Osteoblast adhesion and proliferation on porous chitosan/polycaprolactone scaffolds for bone tissue engineering application
Keywords:Tissue engineering, bone graft, normal human osteoblast cell, freeze-drying technique, scaffolds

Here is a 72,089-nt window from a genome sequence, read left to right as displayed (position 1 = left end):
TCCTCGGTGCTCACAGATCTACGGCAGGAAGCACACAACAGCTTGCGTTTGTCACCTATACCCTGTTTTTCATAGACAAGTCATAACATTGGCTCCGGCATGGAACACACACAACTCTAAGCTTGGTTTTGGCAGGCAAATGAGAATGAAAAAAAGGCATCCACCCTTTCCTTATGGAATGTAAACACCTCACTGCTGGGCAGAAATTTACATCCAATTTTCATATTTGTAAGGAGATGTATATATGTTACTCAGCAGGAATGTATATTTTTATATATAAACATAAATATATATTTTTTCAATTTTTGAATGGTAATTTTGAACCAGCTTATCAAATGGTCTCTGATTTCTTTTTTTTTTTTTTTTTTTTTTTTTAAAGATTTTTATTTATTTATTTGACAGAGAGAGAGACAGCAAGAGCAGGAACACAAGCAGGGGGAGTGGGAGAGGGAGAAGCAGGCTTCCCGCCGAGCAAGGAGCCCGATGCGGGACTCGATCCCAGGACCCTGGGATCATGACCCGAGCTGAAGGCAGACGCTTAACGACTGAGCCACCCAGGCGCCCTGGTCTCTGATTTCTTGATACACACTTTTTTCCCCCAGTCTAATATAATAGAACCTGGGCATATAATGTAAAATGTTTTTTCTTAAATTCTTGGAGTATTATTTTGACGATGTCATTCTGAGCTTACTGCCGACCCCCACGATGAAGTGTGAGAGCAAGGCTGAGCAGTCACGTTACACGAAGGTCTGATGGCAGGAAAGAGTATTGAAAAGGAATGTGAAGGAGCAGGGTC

Tissue engineering is an evolving technique to reduce the limitations of the bone graft. It provides diversity to improve the healing process of bone fractures and defect by combining the use of 3D scaffolds, healing promoting factors, gene therapy and different drugs. Flexibility to use a different technique to fabricate scaffolds lead to the new insight into bone healing future. A bone graft is defined as promoted bone healing through osteogenesis, osteoinduction, and osteoconduction by the implanted material alone or with other materials. Ideal bone graft depends on several factors such as biomechanical characteristic, tissue viability, the morphological structure as well as biological characteristics. In this work, we have investigated adhesion, proliferation, and differentiation of poly (ɛ-caprolactone) / chitosan scaffolds with the incorporation of hydroxyapatite and tetracycline HCl on normal human osteoblast cells. Both of the polymers were blended without a cross-linking agent to form porous scaffolds by freeze-drying technique. From the results, it was observed that the compressive modulus increased from 4.0 MPa to 12.5 MPa and the yield strength increased from 0.48 MPa to 0.75 MPa for the PCL/CS scaffold and nHA/PCL/CS scaffold, respectively. Scanning electron microscopy study revealed that the cells successfully adhered to the surface of scaffolds after 24 hours incubation. Proliferation analysis exhibited the increasing trend of growth of cells. This study indicated that the scaffold fabricated using this technique was able to promote adhesion, proliferation, and differentiation of normal human osteoblast cells.